10, 1939' .Crime Kingdom Flourishes When Repeal "Washec Up" Rivals The criminal career ot I.guis (Upke) fciichalier is a saga of modern American crime. Ills rise from a petty larceny hoodlum on New York's tough Bowery I 0 im arch-racketeer able to elude tj| C police of a nation for two years while directing his vast crime syndicate-Is here revealed hi the second of two articles written for Courier News. < ' * * ... ' pv PAUL MANNING NEA Service Staff Correspoiidcn NfeW y 0 RK, Aug. 10. - Lou! (Lepke> Buchnlter returned fron Sing Sing to New York, home o the great barrooms, the gorgeous hotels, the gaudiest cabarets <itir ing the middle of 1922. • But lhere was blood on the mom n Manhattan. There was some "'ing in the air. Beer-runninir trucks were being hi-jacked bj bandits with Thompson submachine guns, people were entering saloon through bolted doors, skirts weie shorter. The whole town was bcwllderet by the transition and a lesser man a man of more limited imagination would, have just slipped back into the . East Side and remained hoodlum, a mere punk. But Lcpk., had Iron in his gizzard. And what he saw made his eyes gleam. The underworld was growing well-dressed and polite. The days were gone when gangs fought foi the love of it. It was ridiculous to think of breaking into dry-goods stores and lofts. It was the dawn of a new day. A man of mon . limited imagination-, would havi just-slipped back. BATTLE WHICH ROCKED CITY Lepke got busy. He merged wltn the UtUe Augies until lie cotili catch bold himself. Three gangs were on top in Neil York—Kid Dropper's "Rough Riders", the Little Augies and Solomor Schaptro's mob. Little Angle an< Schapiro combined against Kit Dropper nnd on a. steaming August day during the wet wash strike In 1923 the gangs fought a gun battle. Kid Dropper and fifteen of his thugs were later picked up but released for lack of evidence. The police, however, started to take Dropper to another : court where a charge, of carrying concealed ;.weaponsj had been- filed against him. When they emerged from the -court to a--waiting -lax Louis (Cohen) Kushncr, a hopped- up little crook moving on the fringe of gang life and nursing a grudge, against the Kid, dashec from • behind an automobile and pressed the muzzle of his revolver against the window and .pulled the trigger. The bullet crashed tlirougl the window and into Kid DroDn»r'< brain. • That - Lepke was connected with this killing is conceivable, for when Kushner was paroled 'from prison 20 years later he was murdered in 1939 by Lepke's musclcmen in the arch-racketeer's current war on all former associates who might testify against him if he's captured PACE TOO FAST FOR OLD-TIMERS But things were moving too fast for even Little Augie and Schapiro. They began to lake a back seat and in early 1S27, when Little Augie was trying to muscle In on some choice liquor territory, he was rubbed out by four men in a black touring car who poured lead Into him while he was talking on a street corner with his bouyguard, Legs Diamond. >Money was flowing and th» source of It was liquor. For speakeasies were something more than a new social institution. They were the leading retail outlets for one of the country's then-biggest industries. In the late twenties the U 3 spent on drink almost as much as on meat, more than on shoes or tires or bread. To supply these thousands of speakeasies with liquor was n prize worth fighting for nnd in Chicago as well as Ne\v York it was tho source of bitter wars. EXPANSION INTO OTHER RACKETS Then the gangs started expanding their enterprises to levying tribute upon industries for protection. Here Lcpfce began his real rise. He teamed with Jacob Shapiro and the two quickly moved into the big-money bracket by lining up the garment, fur-dressin» and trucking Industries. Their ciimb was phenomenal but logical because they were experts In strong-arm methods. A little sys-l tematic destruction, a little shooting, a little acid in the face of n rugged individualist, and a business was theirs. Occasionally Lepke would be Gangster, Gangster's Gun Jacob - (Giirrah) Shapiro, above, partn'er-ln-crlmc through the years with arch-racketeers Louis (Lepko) Duclmlter, was a blubbering hulk W |, C1 , i ie tm . ned llhn . self into the authorities, not so long . ago.' District Attorney Dewey believes he gave himself up to keep from being rubbed out by Lepke. I he deadly Thompson submachine gun was llio "bargaining" instrument when umigslcrlan be- era. invented by Brigadier General Thompson and his son in 1918, the submachine guns were the favorites of underworld assassinations because they were light and could ru- e 300 bullets a minute picked up on some pretext by the police. But he was soon released for he had acquired subtlety since his apprentice days when he was arrested, for everything from burglary to homicide. And then of course he now had "connections" Swart, stocky, cold-eyed, he was smarter than Kid Dropper, Little Augie, or his old East Side, Five Points ga,,g rival, Al Capone, who was in Chicago. He saw what, too much publicity did to a gang leader. For Instance, there were nlwavs Pictures of Capone smiling, capoiie fishing, Capone being interviewed by the police. So Lepke kept from the hmellght as much as possible through the years until blasted into the light of day by the current nan-hunt for him by District At- :orney Thomas E. E Hoover, and New Luxora Society — Personal . .,_,. York Police lOinmissloiier Lewis Valentine BEI'BAL DID NOT AFFEUT LEPKE With repeal most gangs found their source of income dried up But in New York Lepke continued to roll in prosperity. His income each year—not derived from liquor —has been estimated from S1000D- 000 to $30,000,000 and with a wif( ind 18-ycar-pld soiv-lie -.lived In i nyank apartment-overlooking Cen- Wtth other" gang's"now 'unable''-to mseat him, the law tried. In 1938 10 was finally convicted, along with Shapiro and three union officials of coercion mid terrorism in 'the fur industry. Obtaining freedom for both himself and Shapiro on bail of $10,000 each from ex-judge Martin T. Manton, after United States Court Judge Knox had <ie- iled such a request, he and his mrtiicr-in-crlmc promptly disappeared. And for the past two years from ilding lie has not only been direct- "g the business of his organlza- ion tint has been carrying on a one-man, war. H ow effective this nurder-wave has been, seven kill- ngs—one due to mistaken identity -during Ihe past year of former *ang associates, can be judged by he fact that Shapiro gave hini- elf up rather than be killed by .epke. . Direction Isle Colony Gets Imported Soil SINGAPOBE~7uP, _, Tlle most rcciotis llilng on Direction Island oncly home of a few Britisli etn-' Ipycs of a cable company, Is the oil which was shipped there from Christmas Island, more than SOD liles away. The Britisli wanted a garden ut Direction Island, one of'the Cocos group in the Indian Ocean s mostly coral with little or no oil in which vegetables could be rown. The cable company em- loyees grew weary of tinned veg- tnbles and occasional cold stor- ge supplies received by steamer. So they arranged with officials f the Christmas Island Phos- hate Co. to send them shipments f soil and now they spend their >arc time cultivating vegetables. Missionary Society Meets TJie members of the Methcdlst Missionary Society .met at the church Tuesday afternoon for a business and program meeting After routine business, the president, Mrs. Thomas led the nro- gram on "Widening the Missionary Work in the Methodist Church." Mrs. ft. H. Owens used selected verses from Matthew's Gospel, chapters 5. 7 and 10 for Ihe basis of her remarks on "ReclmrUng the Home, other members'who gave discussions on the topic for the afternoon's study were Mrs J j Johnston and Mrs. B. H.'Ovens' The closing prayer was said by Mrs. E. R. Began. -t • * . Evening Party for Nephew Mrs. J. I. Mifflln and Mrs. Lll- han flreear complimented their nephew, Richard Mifflln Perry of EvansvaieV Ind, with . a • paAy Hn honor"oT'fiis birt)iday ; sundi{y. y •'- Iced 'watermelon^ ^-as served. * * * Party for Mary Jfane IFowton V •Airs. John Tluveatt entertained with a lawn party at the Howton- Thwenty, hcme On Wednesday afteri noon in honor of' her cousin Man- Jane Howton, of.Evansville, Ind A game of "Jitterbug" and contests were enjoyed by" the 'guest* who Included Richard MUflm Perry, of Evansylllc, ind.; and Helen Gentry of Spartanpurg. S. C During the games iced drinks were served, followed later bv iced melon. '* * * Aflehtl Soap Boy Derby Mrs. B. O. Wilklns and children B. p. Jr. and Ann Claire, had as their guests Sunday for a picnic lunch in .overton. Park, Memphis Clarence Crawford, and Richard Perry. In the afternoon they attended the Memphis Scan Box- Derby. Distant Points Call I-uxora Vacationers ' Mrs. s. J. smith of here and Mrs. Rcse Schmalzreld of Memphis are registered at Ihe Edgewater B*ach Hotel, Chicago, for the next ten days. Mrs. 51. W. spanii and Miss Florence Hush are making a motor WHY PAY MORE? Keep Summer Clothes, Cool, & Fresh at Less Cost to Yourself. Dresses Cleaned Goc Suits Cleaned 85 C PHONE 102 PEERLESS CLEANERS Cherry & Franklin IT'S Complete Line of WESTINGHOUSE ELECTRIC Ranges and Water-Heater* WALPOLE'S ELECTRIC SHOP S, Second Phone 3H r The world's largest selling straight Bourbon whiskey! » PSOOf-COPYRIGHT 1W. OQtJfkigR NSWi trip embtncln^ points of Interest to the casl const of Florida, atopplns: nt Miami , for n visit with relatives, nucl retuvulng over the west Florida const. They are motor- Ing with tltelr slider, Mrs Elmore Compbell, MI-. Campbell and daughter, Loiirelle, of St. Uwis..'•. Miss Mnbcl George Is enjoying two weeks with' her uncle, Sam Hlchcy, nnd fniDlly, of Dlrniliiglmm, Ahi. Mr. mid Mrs. HlHon SlcpliwisoJi and Mrs. Pcnrl inn nrn visiting relatives In Piiycttcvillc, Term. Mr. nnd Mrs. Huford Thwealt left Sirtuniay for a vacation tU Hardy, Ark. *. ' » Allend bfRner-banoe p. C. Dril'er' with 'Miss Jipla Campbell, of Dyerslmrg. TeiiH., ni)d James Perinciiler with Mts Virglnln Hopkins, of JohcsUoro, Ark:, ftttcndeil the dlJiiicr-dniicc sponsored by tliclr fraternity, Zcln Tail Zetn, nl 'the Feabody on Prl- Oay night. , » • » I.uxora Cliufch Goers Enjoy Vlsllhif Preachers The Methodist clivircli pulpit was filled Sunday, In the absence of the pastor, the Rev. R. E. L. Bonrdon, hy a former pastor, the Rev. Ben- jtiiniu Pew, pastor of the Tr'umnnu Jvrethodlst church. The Rev. Bearden Is assisting the Rev. Pew In a revival meeting at Trinnnnn. In (lie absence of the Rev. L P Hemming, )>ns'toi-. of the Unptlst chiu-eh, wiio Is eugnged In revival services nt Dell, Ark., Die Hcv. J. T. Renfro, of Blytheville, nilcd the Baptist pulpit. The Rev. Silos Thwcntt, pastor of the Baptist clmrcii In Sau Pcdj-o, Calif., attended the services nt the Luxora Baptist church Sunday. The Rev. Thwe'ntt was accompanied by Mrs. Thweatt,-who while, making their home in Luxora were members of the local church. They, with their daughter, Miss Mary Prances Thwentt, were guedts , In the home of Mr. and Mrs. William Thweatt while in Lusora. • » • • » Mrs. Charlie Mlfflln was called to Memphis this morning pn ao^ count of the sudden death of her son-in-law, WUllam W, Dillord, branch manager of Kroger Grocery and Baking Company. Mrs. Dlllnrd will he remembered' as Miss Frances Cooke, daughter of Mrs. Mifflln Mr. and Mrs. B. T. Ballew went to Memphis Saturday' night to meet John Cownn Jr., who hnd been colled home from a visit with his aunt, Mrs. Florlcc Williams of Pine Bluff, Ark., on account of the Illness oJ his mother, Mrs. Pearl Cowan. Mrs. Cowan is im-' proving at this time. The condition ot Bailey Durt- ney, a resident and mercharil of Luxora for many years, is very grave. Mr. Dudney suffered n stroke of paralysis last Friday afternoon while crossing the bull park on his way home. He was taken to Memphis' Monday and placed In (lie -Turner-Ramsey hospital. Mrs.- Dud-, hey-returned to Memphis Wednesday ns his .condition Is very serious, Mrs. A. G. George, who lias been a guest in the home of her daughter, Mrs. George Slilbley, of Copperhill, Tenn ; , f fprthe j)xist ; six weeks, re turned-home v^Thurs^ !>"y, acb iriipa- Goimr lo: the Movies oh a FREE TICKET! Trade here .ind get free tickets to • either Rita or .'. Roxy Theatres at- v our expense. $10 In Trade— —Adult $5 'In Trade — Jurilor Ticket RITE PRICE STORES 11J E. Main. 320 W. Main r« r, by 1Ir ' son George Wnyne, for n visit, Mrs. Julia Owens, Miss Cnn-io Mao iihcs nnd Bcrtl Corkrun mo- WffU to Uttie Reck Msuriiiy, liwtt. «"' visit with his brother, Fied Corkran. Mr. and Mrs. rains, of Cairo, 111, KW Sunday visitors In the- home fiiiill • SC "' wnltam Knns ' u " a Mr. iiml Mrs. George Courtney and children, Uoyd mid ionise, of Mnlvern. Ark., were visiting- among Luxma friend., while In town Mcn- ««y lUU'iirtlng to basluess. Mr. unil Mrs Oourtney ami fnnill/ imido uiHr home In Luxom lor many years, Mrs Bliss Vnncey and daughter, »uss Mary Bliss, of Hughes, were ?iit|5ts ' of Mrs. Ynncoy'a purc'nts, »»'. nnd Mrs. Louis Spnnn Sunday. ^. B. Wood, nee;mpanicd by I OKI Laitey, of (ho . C. B. Wood Motor sales force, left Memphis Wednesday jilgia torn trip to Pen- sncoln, pin,, sponsored by the Memphis brnnt-h of rtord Motor Company. MISSO.S Peggy nnd Dllsy slllmnii nave returned from severs) dnys visit with Miss Mnry Bliss Ynn- cey. of Hughes, Ark, Mrs. Joe Hires and daughter, Mi-s, Charlie lillllngsley, with their aunt, Mrs. Emiim Brlckeye, of Osceoln, were Memphis visitors Monduy. Ship Models Represent Craft of Every Type NEW BEDFORD, Muss (UP) — The exhibit of ship models at the Old Dartmouth Historical Society in New Bedford Is actually n miniature licet comprising all types of ships Hint have plied the .seas from tills port In the past 127 years. The display Includes whalers of 1812, terkenllttes nnd clippers down to Dlcscl-ilrlvcn craft of (hi! present (Jay. ST. LOUIS (OP)-A.thief whoso conscience bothered him returned a slotoi typewriter to the Park Baptist Church. Rev. U. S. Randall, pastor,. refused to reveal his .Identity. Men get new Pep FEEL YEARS YOUNGER-EASY WAY I in SSlmi rdlSO.fto rriilrAi. r\)uiuAlc<l. low»!rtKii In wry way. Osiret fria./o tuo/wl iK-imy vltori'iin Kr,ffiis''^^iS''i:;;^];^rr;i nti-iltcl alur 40. /,0 or DO. A 7.1.)W4lil7l«'l"i •rrllw: "Tool, OslrH myitlr. llwilli triiuuk»l,lV •• ? V n'i° "",'" '?' k " c ' " "° l lfltelili.1, uulirr relume nrlce. You J no-; rl.a a LH-D 11 r ft*> m art psU ll JU'a p i»™ «i«i youwOTiui vwv ii«V. IO3.TBEXI— lot more visor, pep af»«MD For sale at Klrby Bros. Drug Stoic. KILLS D-8 gen 'cm 'nt once 0-8 n quick—positive— pleasant, stumlcsi Harmless to Inmisihi in j pels. t\ liilli- (joes .loiiu way | l%6oc.can only 10c. ons LADIES' WHITE SLIPPERS J'um (o 9, ips, Straps, Tics, Sizes 3 Widths AAA to O. VALUES TO §5.00 . LADIES' AND CHILDREN'S White, Blue * M'lillc, Black' ami While, Red and VVMlc, Brown * Rust. Now ettes 29 JARMAN FRIENDLY OXFORDS FOR MEN 95 While, Tan and White, Bclgc and Brcwn. Formerly J5.00. POLL PARROTT SHOES FOR BOYS AND GIRLS THE FAMILY SHOE STORE 312 W. Main Phone KROGER PrCpLY WIGGLY item ins iMizti BUV j-x *'«r« lu* un it * ..11 OR ittun, luuwd pmlM U «cl ( tul TOiu w will >•?!>» || FREE .ilk i, ^i MU «f «k. w. (,„, ,.,„««, ^ $£ "OWNi;,, AN!) oi'KKATKD BV TIIK KKOOKH GROCKRV & BAKING COMPANY Fresh Dressed ' mvw^^^M^BI rpVCDC H Pound to 2 Pound rn i cno n verage PICNIC HAMS Tender and Fine for Baking Ib. 15c SALT MEAT Best Gl " ade streak -°- w* Om.1 ITILHI lean. Pound OzG Rimlless Kwifk Krisj), Id. HOG MELTS, Ih. PORK TAILS Ib. Pare Pork Sausage Ih. 12!c HAMS Country Club CHERRIES Marnschliio 5 o'f. ltd I lie HEIHZ BAKED """A -15 TOILET SOAP Altirc CLOROX '"'" CORN FLAKES PUFFFD MCE »r rurrcu WHEAT Pkg. JUICE Toronto, C. Club 3 Tall Cans PRIDE ILL. CORN Can Havapine No. 1 Can Crushed 6c in Syrup " '" - - - -' APRIPflK Calif w <«>le Onpeeled fnHyyiO.. Ho 21 Can, 2 Cans Preserves Pure 25c 1 PREFER THIS FINER GRAPE JUICE!' SAVE 35 1 / 2 /o by buying Kroger's NEW Country Club GRAPE JUICE }.. Pressed" from full-ripe Concord grapes! ..Pure juice, sligMly swoet- *.. Actual comparison with Ot» ZvC another leading brandl Pt. 13c C. Club Salad Dressing Pint Jar . , ISc Quart Jar . 29c EMBASSY Ijuart Jar... 23c CRACKERS "VVcseo • 2 Ib. lio.v GINGER ALE Kroner's •I Qt.s. TWINKLE Ge]atnc Ji Fliivors, 3 I'kgs. 10 CHERRIES BREAD Clock Fresh Lge. Loaves, 2 for P.&G. CAMAY 2 for Ik «|Jc HumKo' Cl 'f lOc ^ 38c ^ 75c Spotlight FLOUR Hot D.tled Coffee C. Club 1 Ih. Can . . 'Me French, 1 Ib ......... 20c ., 3 lb - 43c Guarantecrl 2-1 Ibs. 58 KIDNEY BEANS C. Club' Can 5 IIIIAC Grapefruit, C. Club UUlVC Jumbo Can 1c OLEO Eatmorc 2 Ibs. 25 BANANAS Golden Ripe Dozen 15 ORANGES Seedless Each PEANUT BUTTER 11 OMIT MATCHES, TOMATO C< OHLI PASTE. 2 for V PASTE, 2 for MILK C. Club 4 LgC. or 8 Small for 22 TOILET TISSUE, Clifton 650 Sheets, 3 for 10 LEMONS Sunki'st | EC Dozen Iw GRAPES Seedless 1C C 2 Ibs. Iv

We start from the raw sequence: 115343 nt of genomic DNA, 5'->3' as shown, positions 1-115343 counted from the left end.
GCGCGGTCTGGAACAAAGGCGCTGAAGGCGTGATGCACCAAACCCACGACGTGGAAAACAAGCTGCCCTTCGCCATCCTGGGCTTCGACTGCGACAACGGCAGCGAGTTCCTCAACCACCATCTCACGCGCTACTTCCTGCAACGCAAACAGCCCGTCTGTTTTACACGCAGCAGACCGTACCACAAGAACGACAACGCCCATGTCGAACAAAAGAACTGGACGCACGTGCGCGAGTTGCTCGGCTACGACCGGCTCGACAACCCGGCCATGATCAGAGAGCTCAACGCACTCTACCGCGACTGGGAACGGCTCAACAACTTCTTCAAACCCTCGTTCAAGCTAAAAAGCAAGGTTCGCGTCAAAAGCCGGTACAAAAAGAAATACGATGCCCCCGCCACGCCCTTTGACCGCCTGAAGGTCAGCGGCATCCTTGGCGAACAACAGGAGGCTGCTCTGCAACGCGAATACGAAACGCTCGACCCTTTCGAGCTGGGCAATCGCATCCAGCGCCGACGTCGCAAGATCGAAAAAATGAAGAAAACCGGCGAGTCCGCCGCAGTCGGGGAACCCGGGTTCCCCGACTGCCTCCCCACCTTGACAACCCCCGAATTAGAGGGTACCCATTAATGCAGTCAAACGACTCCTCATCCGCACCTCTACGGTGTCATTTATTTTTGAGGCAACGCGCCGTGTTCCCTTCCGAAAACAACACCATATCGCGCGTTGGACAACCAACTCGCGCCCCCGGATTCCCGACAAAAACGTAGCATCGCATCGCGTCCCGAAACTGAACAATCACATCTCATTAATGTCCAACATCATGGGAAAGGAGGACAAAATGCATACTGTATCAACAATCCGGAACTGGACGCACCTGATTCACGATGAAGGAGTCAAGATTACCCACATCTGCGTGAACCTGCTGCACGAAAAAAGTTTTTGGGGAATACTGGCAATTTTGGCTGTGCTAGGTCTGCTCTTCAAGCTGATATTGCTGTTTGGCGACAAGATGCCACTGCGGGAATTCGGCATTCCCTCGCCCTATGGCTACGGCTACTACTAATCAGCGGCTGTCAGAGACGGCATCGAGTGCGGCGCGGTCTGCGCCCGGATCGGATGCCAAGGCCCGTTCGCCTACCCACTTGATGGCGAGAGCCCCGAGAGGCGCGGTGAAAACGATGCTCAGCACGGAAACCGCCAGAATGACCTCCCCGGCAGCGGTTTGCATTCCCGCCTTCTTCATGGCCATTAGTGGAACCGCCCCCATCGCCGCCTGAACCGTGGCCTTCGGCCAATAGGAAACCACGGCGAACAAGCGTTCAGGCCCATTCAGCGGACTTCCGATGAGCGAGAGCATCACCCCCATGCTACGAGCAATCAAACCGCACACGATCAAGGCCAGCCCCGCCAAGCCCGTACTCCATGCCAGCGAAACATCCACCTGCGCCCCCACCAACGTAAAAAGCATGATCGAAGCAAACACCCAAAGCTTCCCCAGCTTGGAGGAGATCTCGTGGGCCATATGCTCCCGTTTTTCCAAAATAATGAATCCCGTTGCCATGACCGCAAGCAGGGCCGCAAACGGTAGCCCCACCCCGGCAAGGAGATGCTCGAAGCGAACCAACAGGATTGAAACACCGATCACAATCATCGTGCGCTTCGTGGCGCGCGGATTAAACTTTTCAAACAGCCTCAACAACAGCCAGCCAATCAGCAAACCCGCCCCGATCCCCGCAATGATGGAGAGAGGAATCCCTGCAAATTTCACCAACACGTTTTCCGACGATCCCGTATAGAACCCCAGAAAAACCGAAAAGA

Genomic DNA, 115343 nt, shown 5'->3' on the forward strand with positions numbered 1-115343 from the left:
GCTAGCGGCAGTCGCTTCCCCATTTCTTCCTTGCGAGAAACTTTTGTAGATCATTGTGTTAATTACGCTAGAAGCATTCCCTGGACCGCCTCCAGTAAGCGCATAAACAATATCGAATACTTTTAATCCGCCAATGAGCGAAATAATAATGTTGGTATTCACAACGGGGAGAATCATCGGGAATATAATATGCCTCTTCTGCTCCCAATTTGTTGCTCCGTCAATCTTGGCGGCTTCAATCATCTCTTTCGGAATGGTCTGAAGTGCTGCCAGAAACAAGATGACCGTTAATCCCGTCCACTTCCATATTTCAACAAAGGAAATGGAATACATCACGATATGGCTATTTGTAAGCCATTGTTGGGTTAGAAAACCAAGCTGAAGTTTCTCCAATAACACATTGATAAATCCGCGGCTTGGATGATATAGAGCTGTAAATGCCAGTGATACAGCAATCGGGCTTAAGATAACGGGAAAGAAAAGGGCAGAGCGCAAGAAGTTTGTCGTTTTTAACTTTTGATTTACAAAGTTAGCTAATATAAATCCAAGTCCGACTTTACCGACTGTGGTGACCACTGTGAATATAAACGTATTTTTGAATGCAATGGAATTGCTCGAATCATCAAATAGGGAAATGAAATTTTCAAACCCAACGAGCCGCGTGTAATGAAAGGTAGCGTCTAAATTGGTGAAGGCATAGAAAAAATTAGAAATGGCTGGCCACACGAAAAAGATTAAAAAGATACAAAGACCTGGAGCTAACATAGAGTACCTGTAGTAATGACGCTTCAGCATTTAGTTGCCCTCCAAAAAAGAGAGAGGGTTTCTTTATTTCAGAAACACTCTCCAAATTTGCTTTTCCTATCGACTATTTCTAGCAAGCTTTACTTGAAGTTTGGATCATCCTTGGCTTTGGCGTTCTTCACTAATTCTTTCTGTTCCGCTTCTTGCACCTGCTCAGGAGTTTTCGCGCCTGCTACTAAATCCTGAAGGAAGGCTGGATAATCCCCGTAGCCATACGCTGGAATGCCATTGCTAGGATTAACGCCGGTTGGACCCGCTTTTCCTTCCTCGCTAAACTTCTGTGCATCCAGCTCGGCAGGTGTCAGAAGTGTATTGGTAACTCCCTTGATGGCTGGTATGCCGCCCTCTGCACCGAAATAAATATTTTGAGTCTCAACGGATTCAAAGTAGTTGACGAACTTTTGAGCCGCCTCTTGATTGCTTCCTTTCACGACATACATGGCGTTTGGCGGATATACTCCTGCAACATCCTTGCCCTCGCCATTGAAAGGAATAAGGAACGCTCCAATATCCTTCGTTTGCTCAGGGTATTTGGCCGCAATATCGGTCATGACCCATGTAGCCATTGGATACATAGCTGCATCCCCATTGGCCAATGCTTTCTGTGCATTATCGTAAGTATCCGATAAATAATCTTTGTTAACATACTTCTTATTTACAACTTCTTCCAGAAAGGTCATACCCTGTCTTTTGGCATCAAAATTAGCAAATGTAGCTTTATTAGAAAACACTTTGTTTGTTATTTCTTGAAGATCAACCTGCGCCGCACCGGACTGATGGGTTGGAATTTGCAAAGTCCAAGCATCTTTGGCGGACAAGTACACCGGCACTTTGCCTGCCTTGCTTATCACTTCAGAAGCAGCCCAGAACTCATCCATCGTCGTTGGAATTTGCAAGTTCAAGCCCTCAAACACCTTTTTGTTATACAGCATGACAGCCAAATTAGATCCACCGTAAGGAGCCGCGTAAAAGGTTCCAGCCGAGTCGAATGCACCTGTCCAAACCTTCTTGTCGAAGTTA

What members have found on this page

Get access to

  • The largest online newspaper archive
  • 8,900+ newspapers from the 1700s–2000s
  • Millions of additional pages added every month

Try it free